Stroud, Oklahoma

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Stroud is a city in Creek and Lincoln counties in the U.S. state of Oklahoma. The population was 2,758 at the 2000 census.

Stroud is located in the Sac and Fox Nation of Oklahoma, OK, U.S.A.



As of the census[1] of 2000, there were 2,758 people, 1,139 households, and 731 families residing in the city. The population density was 239.9 people per square mile (92.6/km²). There were 1,325 housing units at an average density of 115.3/sq mi (44.5/km²). The racial makeup of the city was 83.72% White, 3.66% African American, 8.45% Native American, 0.54% Asian, 0.47% from other races, and 3.15% from two or more races. Hispanic or Latino of any race were 1.45% of the population.

There were 1,139 households out of which 30.2% had children under the age of 18 living with them, 49.3% were married couples living together, 11.6% had a female householder with no husband present, and 35.8% were non-families. 32.2% of all households were made up of individuals and 18.2% had someone living alone who was 65 years of age or older. The average household size was 2.36 and the average family size was 3.00.

In the city the population was spread out with 25.5% under the age of 18, 8.0% from 18 to 24, 24.9% from 25 to 44, 22.0% from 45 to 64, and 19.7% who were 65 years of age or older. The median age was 39 years. For every 100 females there were 87.5 males. For every 100 females age 18 and over, there were 82.5 males.

The median income for a household in the city was $27,222, and the median income for a family was $31,742. Males had a median income of $26,076 versus $18,250 for females. The per capita income for the city was $15,010. About 12.3% of families and 17.6% of the population were below the poverty line, including 24.6% of those under age 18 and 14.8% of those age 65 or over.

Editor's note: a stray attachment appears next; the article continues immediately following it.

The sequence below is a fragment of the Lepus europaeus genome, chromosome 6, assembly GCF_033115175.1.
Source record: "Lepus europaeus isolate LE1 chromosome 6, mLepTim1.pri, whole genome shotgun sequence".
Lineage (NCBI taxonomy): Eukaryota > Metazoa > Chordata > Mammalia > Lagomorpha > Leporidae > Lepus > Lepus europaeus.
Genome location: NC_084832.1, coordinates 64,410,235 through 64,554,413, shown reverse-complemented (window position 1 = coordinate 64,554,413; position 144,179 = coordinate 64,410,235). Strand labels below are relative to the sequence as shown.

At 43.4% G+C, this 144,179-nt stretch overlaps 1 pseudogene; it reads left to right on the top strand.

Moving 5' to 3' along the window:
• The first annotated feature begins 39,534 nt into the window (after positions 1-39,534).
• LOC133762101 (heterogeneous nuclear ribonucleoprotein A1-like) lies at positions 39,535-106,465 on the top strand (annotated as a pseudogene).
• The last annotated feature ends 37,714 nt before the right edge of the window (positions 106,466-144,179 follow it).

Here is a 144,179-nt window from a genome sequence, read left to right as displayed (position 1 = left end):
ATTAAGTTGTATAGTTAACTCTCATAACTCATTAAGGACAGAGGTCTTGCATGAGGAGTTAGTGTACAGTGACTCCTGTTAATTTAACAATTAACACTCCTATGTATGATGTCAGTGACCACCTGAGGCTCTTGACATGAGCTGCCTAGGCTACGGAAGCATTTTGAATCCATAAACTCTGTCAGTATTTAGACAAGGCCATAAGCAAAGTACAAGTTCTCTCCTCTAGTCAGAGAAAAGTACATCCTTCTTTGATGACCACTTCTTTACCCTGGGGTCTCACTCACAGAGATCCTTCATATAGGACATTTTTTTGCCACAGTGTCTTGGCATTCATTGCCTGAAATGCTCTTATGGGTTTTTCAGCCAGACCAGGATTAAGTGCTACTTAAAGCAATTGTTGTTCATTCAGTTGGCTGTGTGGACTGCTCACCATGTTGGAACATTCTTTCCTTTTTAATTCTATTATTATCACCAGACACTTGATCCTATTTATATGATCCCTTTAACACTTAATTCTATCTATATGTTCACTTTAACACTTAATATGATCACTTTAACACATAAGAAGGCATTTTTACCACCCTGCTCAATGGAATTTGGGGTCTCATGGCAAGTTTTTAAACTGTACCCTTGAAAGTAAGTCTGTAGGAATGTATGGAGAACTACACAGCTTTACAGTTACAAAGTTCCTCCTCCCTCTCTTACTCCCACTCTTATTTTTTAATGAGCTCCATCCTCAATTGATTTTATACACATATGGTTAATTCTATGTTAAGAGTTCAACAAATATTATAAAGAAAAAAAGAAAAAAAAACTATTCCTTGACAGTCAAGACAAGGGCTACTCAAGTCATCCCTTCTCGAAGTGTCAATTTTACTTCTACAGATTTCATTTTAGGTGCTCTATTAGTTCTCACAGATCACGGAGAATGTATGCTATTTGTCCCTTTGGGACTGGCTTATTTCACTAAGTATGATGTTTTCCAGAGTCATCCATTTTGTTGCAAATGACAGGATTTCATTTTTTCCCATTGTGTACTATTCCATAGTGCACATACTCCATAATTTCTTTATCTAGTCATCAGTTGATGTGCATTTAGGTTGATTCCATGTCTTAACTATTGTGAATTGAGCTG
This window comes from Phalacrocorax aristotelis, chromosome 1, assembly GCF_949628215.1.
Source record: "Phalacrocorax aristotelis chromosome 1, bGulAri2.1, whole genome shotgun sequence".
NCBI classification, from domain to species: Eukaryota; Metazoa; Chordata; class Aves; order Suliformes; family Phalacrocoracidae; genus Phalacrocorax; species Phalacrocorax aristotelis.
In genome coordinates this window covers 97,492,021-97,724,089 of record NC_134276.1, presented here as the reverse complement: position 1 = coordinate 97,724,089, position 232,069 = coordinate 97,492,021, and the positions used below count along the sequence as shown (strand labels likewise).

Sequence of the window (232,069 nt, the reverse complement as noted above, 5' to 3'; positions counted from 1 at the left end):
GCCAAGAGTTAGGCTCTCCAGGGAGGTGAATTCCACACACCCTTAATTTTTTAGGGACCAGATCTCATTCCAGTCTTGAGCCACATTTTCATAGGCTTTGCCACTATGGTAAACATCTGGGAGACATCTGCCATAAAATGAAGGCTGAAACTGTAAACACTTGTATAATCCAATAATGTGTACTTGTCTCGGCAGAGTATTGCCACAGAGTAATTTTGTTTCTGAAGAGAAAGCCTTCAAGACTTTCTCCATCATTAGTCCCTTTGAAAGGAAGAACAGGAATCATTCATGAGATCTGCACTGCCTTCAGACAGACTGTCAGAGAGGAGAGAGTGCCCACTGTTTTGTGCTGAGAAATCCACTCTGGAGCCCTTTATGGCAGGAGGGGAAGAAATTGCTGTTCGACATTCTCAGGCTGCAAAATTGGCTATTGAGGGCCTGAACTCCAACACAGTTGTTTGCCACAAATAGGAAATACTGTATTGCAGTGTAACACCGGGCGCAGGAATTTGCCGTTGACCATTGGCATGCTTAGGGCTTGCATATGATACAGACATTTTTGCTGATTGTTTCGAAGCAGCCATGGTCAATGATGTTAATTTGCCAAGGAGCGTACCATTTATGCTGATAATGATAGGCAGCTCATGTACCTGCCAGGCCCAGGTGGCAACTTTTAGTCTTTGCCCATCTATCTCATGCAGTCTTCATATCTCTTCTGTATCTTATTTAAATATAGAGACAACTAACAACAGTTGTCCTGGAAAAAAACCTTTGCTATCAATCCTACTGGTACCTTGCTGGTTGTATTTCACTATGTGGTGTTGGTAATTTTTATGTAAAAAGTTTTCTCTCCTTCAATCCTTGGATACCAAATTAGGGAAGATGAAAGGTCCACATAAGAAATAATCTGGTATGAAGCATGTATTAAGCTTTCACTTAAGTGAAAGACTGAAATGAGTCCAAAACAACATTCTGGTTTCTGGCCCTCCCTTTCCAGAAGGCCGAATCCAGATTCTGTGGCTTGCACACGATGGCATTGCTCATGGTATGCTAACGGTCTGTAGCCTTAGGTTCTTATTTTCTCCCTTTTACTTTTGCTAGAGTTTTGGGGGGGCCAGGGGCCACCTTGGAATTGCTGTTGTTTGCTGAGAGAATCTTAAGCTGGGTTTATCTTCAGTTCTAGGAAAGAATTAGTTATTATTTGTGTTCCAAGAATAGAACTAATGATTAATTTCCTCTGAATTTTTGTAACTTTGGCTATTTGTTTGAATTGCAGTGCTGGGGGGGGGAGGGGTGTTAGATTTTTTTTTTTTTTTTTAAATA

Stroud was founded in 1892 and named for James Stroud, a trader. Early in its history the town had a reputation as a "Wild" town due to its many saloons and other businesses catering to thirsty cowboys and travelers arriving from "dry" Indian Territory. These days were short-lived, however, because Oklahoma statehood forced Stroud to become "dry" as well.

On March 27, 1915 Stroud became the victim of the legendary outlaw Henry Starr as he attempted to rob two banks at one time. "Henry Starr, along with six other men, decided to rob two banks at the same time... The [Stroud] robbery would prove... disastrous for Henry Starr. Proceeding to rob the Stroud National Bank and the First National Bank, word of the holdup spread quickly and the citizens took up arms against the bandits. Henry and another outlaw named Lewis Estes were wounded and captured in the gun battle. The rest of the gang escaped with $5815...".[3] Henry would be sentenced to prison at the Oklahoma State Penitentiary, but would be paroled after serving only four years.

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